George Thorogood: The Songs Made Me Famous

By Jeb Wright

An edited version of the interview that follows appeared in Goldmine Magazine.  Please visit http://www.goldminemag.com/ for more great interviews with Rock Icons!


The nickname Lonesome George Thorogood was earned on nights like this.  Alone on a tour bus, in the northern part of Oklahoma, sat George Thorogood, Mr. Bad to the Bone himself.  It’s snowing outside. There is no party.  No show girls.  Not even a bottle of bourbon, scotch or beer in sight.  Just George… and me. Lucky George… some rock journalist sitting outside of a casino with a tape recorder… just what he needs to pass the time until his VIP meet and greet. 

I walk onto the bus, escorted by his tour manager, a no-nonsense guy that I met at the merchandise stand at our pre-determined meeting place.  He leads me onto the bus, a nice ride I must admit, where Thorogood is seated at a small table.  I am offered a drink.  I pass.  I set up my tape machine and George smiles…that wide-toothed famous grin, oblivious to the fact the last time he was in Oklahoma we did an in-person interview.  He comments that the last time he was in Oklahoma it was snowing.  He remembers the weather…not me.  I am used to that.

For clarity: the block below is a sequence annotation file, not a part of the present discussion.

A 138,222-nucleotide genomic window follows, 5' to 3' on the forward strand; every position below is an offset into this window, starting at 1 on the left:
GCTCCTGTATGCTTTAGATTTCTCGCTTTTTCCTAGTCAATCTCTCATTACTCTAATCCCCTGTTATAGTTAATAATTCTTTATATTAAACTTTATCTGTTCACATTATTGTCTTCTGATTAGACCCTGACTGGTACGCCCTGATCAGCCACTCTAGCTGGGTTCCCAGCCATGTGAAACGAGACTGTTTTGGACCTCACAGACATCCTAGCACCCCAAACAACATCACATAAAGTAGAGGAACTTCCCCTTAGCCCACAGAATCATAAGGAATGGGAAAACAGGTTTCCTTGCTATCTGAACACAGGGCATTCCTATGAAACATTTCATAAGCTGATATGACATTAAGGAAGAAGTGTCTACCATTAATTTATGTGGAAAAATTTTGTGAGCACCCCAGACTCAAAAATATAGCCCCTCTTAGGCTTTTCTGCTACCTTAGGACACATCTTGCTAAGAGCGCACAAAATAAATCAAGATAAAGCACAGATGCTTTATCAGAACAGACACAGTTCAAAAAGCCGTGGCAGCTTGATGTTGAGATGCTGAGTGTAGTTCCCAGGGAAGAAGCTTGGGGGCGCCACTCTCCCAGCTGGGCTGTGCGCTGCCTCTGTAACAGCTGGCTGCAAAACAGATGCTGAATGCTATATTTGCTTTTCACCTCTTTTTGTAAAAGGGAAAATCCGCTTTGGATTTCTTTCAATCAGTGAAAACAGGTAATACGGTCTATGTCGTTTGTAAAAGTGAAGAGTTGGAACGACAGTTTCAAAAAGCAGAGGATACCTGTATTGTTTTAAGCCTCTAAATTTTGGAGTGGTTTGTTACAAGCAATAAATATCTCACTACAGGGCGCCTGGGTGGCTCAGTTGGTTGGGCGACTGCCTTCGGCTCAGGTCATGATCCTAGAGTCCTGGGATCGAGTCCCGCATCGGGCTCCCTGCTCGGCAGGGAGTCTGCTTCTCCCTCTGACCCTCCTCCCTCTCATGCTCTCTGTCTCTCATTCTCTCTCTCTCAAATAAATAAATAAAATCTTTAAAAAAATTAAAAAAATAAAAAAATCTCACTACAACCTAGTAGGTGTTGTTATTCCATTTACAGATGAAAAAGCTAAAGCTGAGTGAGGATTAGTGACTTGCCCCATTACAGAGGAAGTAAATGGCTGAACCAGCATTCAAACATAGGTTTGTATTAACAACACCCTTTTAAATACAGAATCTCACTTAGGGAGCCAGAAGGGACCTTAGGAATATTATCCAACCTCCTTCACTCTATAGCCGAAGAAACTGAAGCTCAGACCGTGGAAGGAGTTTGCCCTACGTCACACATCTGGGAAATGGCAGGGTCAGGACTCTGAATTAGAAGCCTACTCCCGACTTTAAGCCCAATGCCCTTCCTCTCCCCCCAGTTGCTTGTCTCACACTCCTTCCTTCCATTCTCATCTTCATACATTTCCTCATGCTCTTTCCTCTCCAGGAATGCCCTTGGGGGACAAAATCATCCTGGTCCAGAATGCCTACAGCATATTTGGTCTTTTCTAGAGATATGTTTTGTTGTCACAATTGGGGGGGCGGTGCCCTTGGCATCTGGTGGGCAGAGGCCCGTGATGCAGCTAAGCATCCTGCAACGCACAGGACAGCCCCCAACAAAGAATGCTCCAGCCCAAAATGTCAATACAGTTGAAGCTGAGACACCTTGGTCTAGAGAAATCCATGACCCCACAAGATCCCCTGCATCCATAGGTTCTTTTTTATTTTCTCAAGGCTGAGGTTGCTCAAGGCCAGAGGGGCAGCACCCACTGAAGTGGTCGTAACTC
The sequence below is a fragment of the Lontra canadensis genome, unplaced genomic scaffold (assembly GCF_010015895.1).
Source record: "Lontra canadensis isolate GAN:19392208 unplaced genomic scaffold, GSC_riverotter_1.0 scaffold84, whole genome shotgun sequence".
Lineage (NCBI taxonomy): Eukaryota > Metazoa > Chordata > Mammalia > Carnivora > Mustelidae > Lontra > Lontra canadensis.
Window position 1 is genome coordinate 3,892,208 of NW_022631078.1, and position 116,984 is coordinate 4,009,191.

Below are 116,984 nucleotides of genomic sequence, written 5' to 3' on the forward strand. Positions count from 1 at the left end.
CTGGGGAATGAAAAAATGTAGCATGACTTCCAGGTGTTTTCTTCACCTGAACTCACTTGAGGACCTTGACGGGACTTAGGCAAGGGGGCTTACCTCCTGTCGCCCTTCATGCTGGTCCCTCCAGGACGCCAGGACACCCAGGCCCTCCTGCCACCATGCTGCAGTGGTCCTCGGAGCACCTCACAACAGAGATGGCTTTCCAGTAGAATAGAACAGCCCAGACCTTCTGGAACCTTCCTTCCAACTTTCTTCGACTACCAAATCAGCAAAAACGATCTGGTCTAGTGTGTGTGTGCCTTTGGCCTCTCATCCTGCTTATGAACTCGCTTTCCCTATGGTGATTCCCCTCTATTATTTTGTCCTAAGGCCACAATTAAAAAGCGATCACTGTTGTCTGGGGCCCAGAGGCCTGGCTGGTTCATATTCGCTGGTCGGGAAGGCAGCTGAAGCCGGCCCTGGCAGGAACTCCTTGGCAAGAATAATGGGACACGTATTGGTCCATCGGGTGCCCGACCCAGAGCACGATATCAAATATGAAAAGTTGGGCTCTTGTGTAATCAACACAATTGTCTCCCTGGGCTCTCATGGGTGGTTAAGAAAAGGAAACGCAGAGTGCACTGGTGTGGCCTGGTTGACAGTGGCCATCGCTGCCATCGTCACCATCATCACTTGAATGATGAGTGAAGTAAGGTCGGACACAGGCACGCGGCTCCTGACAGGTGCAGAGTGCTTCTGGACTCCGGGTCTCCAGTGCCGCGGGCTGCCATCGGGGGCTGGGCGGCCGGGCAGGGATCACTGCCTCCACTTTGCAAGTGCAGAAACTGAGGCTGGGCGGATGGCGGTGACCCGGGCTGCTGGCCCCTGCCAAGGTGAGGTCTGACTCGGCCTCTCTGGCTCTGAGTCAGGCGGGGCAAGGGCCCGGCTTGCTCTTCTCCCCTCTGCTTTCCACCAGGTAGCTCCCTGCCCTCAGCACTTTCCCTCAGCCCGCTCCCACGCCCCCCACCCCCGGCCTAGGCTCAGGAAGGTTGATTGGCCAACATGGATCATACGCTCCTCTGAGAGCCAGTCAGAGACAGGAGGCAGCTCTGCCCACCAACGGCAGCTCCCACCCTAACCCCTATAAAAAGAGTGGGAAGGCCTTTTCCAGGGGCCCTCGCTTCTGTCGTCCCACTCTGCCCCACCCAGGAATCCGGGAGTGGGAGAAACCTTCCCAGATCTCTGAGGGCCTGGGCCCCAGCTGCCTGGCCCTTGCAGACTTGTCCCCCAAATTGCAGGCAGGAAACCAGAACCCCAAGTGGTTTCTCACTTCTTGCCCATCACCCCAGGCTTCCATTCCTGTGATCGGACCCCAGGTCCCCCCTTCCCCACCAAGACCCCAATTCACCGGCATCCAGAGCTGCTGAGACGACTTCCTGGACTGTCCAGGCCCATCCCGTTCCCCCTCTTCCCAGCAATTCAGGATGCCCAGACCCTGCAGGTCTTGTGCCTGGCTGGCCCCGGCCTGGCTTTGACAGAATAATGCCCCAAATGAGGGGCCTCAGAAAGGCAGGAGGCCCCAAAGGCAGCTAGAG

We are meeting to do this piece to discuss Thorogood’s 40th anniversary as a rockin’ Blues star.  We touch on that, but end up talking more about attitudes, stolen guitars, baseball players and Clint Eastwood movies…and his mission to be a famous musician.  We share many laughs.  The very last thing he says to me as I am walking off the bus is,”Jeb, one more thing…most…and I mean most of what I’ve told you tonight is true.”  I chuckle and look up.  Our eyes meet as he stands there with that shit-eating grin on his face.  I hand him a CD.  He autographs it.  As he hands it back to me I reply, “That’s good… because most of what I write about you will be nice.”  We share one more laugh before parting ways. 

The interview begins with Thorogood sharing a story of his first trip to Oklahoma….